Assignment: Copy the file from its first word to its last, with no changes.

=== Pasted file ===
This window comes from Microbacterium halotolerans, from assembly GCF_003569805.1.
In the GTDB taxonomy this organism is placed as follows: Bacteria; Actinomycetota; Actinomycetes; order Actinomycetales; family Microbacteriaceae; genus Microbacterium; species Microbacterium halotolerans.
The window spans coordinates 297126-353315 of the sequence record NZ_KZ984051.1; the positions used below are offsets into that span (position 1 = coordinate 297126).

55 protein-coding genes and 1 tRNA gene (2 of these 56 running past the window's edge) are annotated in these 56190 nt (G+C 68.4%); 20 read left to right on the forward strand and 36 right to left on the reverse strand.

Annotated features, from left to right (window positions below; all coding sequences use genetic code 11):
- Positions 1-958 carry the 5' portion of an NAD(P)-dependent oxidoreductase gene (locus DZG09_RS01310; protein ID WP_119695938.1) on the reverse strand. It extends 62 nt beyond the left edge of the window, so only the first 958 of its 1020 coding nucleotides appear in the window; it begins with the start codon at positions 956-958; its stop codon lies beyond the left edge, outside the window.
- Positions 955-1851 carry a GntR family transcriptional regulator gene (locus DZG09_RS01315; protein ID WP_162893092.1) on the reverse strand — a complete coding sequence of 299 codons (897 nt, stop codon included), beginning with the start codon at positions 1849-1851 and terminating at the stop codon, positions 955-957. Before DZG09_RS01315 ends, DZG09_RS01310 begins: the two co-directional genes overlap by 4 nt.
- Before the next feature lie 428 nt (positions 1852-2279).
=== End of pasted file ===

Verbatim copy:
This window comes from Microbacterium halotolerans, from assembly GCF_003569805.1.
In the GTDB taxonomy this organism is placed as follows: Bacteria; Actinomycetota; Actinomycetes; order Actinomycetales; family Microbacteriaceae; genus Microbacterium; species Microbacterium halotolerans.
The window spans coordinates 297126-353315 of the sequence record NZ_KZ984051.1; the positions used below are offsets into that span (position 1 = coordinate 297126).

55 protein-coding genes and 1 tRNA gene (2 of these 56 running past the window's edge) are annotated in these 56190 nt (G+C 68.4%); 20 read left to right on the forward strand and 36 right to left on the reverse strand.

Annotated features, from left to right (window positions below; all coding sequences use genetic code 11):
- Positions 1-958 carry the 5' portion of an NAD(P)-dependent oxidoreductase gene (locus DZG09_RS01310; protein ID WP_119695938.1) on the reverse strand. It extends 62 nt beyond the left edge of the window, so only the first 958 of its 1020 coding nucleotides appear in the window; it begins with the start codon at positions 956-958; its stop codon lies beyond the left edge, outside the window.
- Positions 955-1851 carry a GntR family transcriptional regulator gene (locus DZG09_RS01315; protein ID WP_162893092.1) on the reverse strand — a complete coding sequence of 299 codons (897 nt, stop codon included), beginning with the start codon at positions 1849-1851 and terminating at the stop codon, positions 955-957. Before DZG09_RS01315 ends, DZG09_RS01310 begins: the two co-directional genes overlap by 4 nt.
- Before the next feature lie 428 nt (positions 1852-2279).